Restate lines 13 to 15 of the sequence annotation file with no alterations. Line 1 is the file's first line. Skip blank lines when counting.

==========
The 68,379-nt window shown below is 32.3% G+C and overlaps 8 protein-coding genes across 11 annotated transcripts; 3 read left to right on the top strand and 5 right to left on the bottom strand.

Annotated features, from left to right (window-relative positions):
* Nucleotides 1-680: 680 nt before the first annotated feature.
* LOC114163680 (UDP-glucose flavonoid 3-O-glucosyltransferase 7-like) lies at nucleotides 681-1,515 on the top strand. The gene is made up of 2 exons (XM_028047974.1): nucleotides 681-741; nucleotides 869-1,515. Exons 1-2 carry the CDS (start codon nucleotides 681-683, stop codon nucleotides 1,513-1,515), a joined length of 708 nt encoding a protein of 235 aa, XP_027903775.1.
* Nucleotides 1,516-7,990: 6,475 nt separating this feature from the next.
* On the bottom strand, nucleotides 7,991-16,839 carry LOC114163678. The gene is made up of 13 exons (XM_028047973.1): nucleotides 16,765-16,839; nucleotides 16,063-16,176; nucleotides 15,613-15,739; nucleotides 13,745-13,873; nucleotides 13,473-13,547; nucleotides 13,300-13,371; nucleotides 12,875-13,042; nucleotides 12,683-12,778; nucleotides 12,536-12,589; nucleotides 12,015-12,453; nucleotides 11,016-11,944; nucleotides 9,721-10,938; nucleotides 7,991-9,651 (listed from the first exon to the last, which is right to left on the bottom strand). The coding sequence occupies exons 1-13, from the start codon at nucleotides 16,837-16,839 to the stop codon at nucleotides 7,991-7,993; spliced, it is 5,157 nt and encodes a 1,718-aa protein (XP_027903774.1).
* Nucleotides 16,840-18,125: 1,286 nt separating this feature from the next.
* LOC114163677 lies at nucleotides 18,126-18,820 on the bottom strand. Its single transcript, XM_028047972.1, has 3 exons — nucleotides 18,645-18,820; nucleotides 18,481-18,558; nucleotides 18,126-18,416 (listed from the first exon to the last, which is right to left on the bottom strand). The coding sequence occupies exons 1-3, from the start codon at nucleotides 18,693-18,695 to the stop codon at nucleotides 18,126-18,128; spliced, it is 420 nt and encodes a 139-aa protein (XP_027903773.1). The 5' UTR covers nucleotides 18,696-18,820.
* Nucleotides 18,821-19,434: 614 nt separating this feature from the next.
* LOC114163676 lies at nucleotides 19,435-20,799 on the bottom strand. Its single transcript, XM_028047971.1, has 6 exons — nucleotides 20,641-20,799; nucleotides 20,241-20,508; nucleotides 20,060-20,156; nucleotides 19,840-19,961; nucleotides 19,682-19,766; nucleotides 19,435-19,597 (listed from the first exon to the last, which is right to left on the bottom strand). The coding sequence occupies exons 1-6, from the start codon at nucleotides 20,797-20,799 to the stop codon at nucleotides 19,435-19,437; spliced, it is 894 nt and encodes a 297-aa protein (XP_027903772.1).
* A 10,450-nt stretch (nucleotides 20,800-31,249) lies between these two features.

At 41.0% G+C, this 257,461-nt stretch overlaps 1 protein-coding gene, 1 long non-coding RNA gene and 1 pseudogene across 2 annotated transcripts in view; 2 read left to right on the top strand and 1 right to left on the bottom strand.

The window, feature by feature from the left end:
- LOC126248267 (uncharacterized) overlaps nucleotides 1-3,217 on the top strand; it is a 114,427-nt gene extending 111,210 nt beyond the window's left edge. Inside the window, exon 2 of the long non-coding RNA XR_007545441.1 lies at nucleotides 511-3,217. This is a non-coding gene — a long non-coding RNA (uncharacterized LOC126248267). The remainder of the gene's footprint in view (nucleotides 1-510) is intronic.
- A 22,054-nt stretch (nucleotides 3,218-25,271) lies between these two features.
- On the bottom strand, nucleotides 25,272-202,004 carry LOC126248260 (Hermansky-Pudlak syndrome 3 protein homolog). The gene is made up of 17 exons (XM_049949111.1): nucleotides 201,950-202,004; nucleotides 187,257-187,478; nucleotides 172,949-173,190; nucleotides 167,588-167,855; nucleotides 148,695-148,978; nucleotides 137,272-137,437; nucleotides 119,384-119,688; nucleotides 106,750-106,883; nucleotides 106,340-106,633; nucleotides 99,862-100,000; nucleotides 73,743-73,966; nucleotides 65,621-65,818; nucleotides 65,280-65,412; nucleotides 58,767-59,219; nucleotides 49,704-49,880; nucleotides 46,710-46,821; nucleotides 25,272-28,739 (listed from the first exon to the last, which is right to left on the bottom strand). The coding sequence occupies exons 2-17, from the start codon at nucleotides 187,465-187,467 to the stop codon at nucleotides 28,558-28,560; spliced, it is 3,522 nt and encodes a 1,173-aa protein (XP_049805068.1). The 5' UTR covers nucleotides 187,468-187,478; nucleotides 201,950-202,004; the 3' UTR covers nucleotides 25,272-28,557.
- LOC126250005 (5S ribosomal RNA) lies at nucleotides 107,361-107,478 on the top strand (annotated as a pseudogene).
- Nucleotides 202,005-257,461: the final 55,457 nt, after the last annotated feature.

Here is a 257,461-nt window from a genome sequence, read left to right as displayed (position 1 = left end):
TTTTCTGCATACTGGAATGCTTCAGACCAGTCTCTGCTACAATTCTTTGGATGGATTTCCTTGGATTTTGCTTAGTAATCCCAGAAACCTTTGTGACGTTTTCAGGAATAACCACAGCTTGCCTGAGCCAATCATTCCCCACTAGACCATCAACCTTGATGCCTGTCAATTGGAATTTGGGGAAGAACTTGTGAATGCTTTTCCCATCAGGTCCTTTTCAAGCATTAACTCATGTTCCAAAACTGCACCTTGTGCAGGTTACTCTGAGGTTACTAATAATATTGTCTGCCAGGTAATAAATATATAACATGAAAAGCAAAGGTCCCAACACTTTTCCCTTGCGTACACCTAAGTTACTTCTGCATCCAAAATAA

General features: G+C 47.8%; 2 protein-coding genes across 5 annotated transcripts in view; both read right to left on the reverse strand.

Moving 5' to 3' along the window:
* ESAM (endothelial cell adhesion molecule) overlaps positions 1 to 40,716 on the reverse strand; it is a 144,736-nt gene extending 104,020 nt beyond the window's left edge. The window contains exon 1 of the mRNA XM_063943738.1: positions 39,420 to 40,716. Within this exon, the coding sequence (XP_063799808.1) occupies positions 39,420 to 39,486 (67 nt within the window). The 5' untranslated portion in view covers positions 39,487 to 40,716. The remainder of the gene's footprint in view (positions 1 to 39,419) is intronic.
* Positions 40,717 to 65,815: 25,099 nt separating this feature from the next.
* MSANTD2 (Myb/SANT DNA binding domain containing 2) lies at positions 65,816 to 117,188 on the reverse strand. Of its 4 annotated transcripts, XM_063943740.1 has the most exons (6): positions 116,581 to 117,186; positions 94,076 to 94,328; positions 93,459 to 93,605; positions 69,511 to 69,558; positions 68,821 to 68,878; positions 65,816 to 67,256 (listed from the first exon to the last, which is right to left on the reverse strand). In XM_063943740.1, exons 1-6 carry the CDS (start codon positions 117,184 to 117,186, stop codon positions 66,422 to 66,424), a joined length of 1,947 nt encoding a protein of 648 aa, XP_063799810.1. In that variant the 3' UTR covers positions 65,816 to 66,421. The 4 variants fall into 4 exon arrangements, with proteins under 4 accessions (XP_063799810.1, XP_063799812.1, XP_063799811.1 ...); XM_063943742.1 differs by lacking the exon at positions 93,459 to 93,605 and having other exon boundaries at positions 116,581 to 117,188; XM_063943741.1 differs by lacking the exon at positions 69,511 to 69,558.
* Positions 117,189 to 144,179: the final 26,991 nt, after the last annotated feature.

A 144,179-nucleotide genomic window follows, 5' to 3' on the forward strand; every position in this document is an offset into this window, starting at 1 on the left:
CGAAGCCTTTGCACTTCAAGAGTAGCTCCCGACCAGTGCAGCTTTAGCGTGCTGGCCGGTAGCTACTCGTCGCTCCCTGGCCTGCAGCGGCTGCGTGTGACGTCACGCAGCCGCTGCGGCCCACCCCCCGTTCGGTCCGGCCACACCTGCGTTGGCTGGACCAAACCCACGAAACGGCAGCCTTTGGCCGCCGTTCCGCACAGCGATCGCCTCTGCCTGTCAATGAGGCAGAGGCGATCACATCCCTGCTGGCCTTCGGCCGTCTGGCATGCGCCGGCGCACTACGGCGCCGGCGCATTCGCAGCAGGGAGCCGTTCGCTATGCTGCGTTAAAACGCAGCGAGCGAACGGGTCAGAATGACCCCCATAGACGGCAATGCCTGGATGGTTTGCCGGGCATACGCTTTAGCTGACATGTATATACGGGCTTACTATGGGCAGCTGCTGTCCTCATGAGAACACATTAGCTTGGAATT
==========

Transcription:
The window, feature by feature from the left end:
- LOC126248267 (uncharacterized) overlaps nucleotides 1-3,217 on the top strand; it is a 114,427-nt gene extending 111,210 nt beyond the window's left edge. Inside the window, exon 2 of the long non-coding RNA XR_007545441.1 lies at nucleotides 511-3,217. This is a non-coding gene — a long non-coding RNA (uncharacterized LOC126248267). The remainder of the gene's footprint in view (nucleotides 1-510) is intronic.
- A 22,054-nt stretch (nucleotides 3,218-25,271) lies between these two features.